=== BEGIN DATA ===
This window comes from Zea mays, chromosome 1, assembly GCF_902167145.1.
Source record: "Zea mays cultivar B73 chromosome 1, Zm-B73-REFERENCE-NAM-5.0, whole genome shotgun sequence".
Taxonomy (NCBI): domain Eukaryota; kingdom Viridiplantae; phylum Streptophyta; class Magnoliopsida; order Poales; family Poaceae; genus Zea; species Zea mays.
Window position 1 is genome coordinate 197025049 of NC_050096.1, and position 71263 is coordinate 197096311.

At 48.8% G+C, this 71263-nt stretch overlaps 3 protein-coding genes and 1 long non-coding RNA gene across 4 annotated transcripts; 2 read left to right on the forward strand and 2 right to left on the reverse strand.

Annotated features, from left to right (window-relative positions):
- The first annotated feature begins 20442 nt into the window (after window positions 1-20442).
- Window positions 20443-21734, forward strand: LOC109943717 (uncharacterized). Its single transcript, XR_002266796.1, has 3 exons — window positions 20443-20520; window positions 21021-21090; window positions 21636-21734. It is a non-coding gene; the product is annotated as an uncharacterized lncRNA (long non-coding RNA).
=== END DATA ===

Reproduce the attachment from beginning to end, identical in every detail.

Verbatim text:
This window comes from Zea mays, chromosome 1, assembly GCF_902167145.1.
Source record: "Zea mays cultivar B73 chromosome 1, Zm-B73-REFERENCE-NAM-5.0, whole genome shotgun sequence".
Taxonomy (NCBI): domain Eukaryota; kingdom Viridiplantae; phylum Streptophyta; class Magnoliopsida; order Poales; family Poaceae; genus Zea; species Zea mays.
Window position 1 is genome coordinate 197025049 of NC_050096.1, and position 71263 is coordinate 197096311.

At 48.8% G+C, this 71263-nt stretch overlaps 3 protein-coding genes and 1 long non-coding RNA gene across 4 annotated transcripts; 2 read left to right on the forward strand and 2 right to left on the reverse strand.

Annotated features, from left to right (window-relative positions):
- The first annotated feature begins 20442 nt into the window (after window positions 1-20442).
- Window positions 20443-21734, forward strand: LOC109943717 (uncharacterized). Its single transcript, XR_002266796.1, has 3 exons — window positions 20443-20520; window positions 21021-21090; window positions 21636-21734. It is a non-coding gene; the product is annotated as an uncharacterized lncRNA (long non-coding RNA).